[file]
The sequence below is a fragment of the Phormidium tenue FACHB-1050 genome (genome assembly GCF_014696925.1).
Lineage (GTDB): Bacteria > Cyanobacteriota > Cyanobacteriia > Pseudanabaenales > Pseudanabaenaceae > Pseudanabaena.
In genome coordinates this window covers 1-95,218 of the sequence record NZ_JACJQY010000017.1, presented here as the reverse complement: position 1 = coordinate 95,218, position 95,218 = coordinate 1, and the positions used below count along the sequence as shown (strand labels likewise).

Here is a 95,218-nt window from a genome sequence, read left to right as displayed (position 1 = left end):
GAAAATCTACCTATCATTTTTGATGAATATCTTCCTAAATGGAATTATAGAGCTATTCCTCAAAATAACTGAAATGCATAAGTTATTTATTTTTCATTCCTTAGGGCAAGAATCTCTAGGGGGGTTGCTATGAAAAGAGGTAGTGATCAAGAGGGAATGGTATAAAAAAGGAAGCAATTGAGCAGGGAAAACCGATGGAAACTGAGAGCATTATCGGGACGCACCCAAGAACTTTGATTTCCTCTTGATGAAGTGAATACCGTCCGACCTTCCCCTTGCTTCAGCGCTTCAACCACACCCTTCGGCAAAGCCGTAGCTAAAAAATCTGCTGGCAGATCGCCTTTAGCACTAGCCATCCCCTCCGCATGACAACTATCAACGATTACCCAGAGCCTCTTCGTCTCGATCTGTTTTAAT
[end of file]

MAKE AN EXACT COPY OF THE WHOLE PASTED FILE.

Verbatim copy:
The sequence below is a fragment of the Phormidium tenue FACHB-1050 genome (genome assembly GCF_014696925.1).
Lineage (GTDB): Bacteria > Cyanobacteriota > Cyanobacteriia > Pseudanabaenales > Pseudanabaenaceae > Pseudanabaena.
In genome coordinates this window covers 1-95,218 of the sequence record NZ_JACJQY010000017.1, presented here as the reverse complement: position 1 = coordinate 95,218, position 95,218 = coordinate 1, and the positions used below count along the sequence as shown (strand labels likewise).

Here is a 95,218-nt window from a genome sequence, read left to right as displayed (position 1 = left end):
GAAAATCTACCTATCATTTTTGATGAATATCTTCCTAAATGGAATTATAGAGCTATTCCTCAAAATAACTGAAATGCATAAGTTATTTATTTTTCATTCCTTAGGGCAAGAATCTCTAGGGGGGTTGCTATGAAAAGAGGTAGTGATCAAGAGGGAATGGTATAAAAAAGGAAGCAATTGAGCAGGGAAAACCGATGGAAACTGAGAGCATTATCGGGACGCACCCAAGAACTTTGATTTCCTCTTGATGAAGTGAATACCGTCCGACCTTCCCCTTGCTTCAGCGCTTCAACCACACCCTTCGGCAAAGCCGTAGCTAAAAAATCTGCTGGCAGATCGCCTTTAGCACTAGCCATCCCCTCCGCATGACAACTATCAACGATTACCCAGAGCCTCTTCGTCTCGATCTGTTTTAAT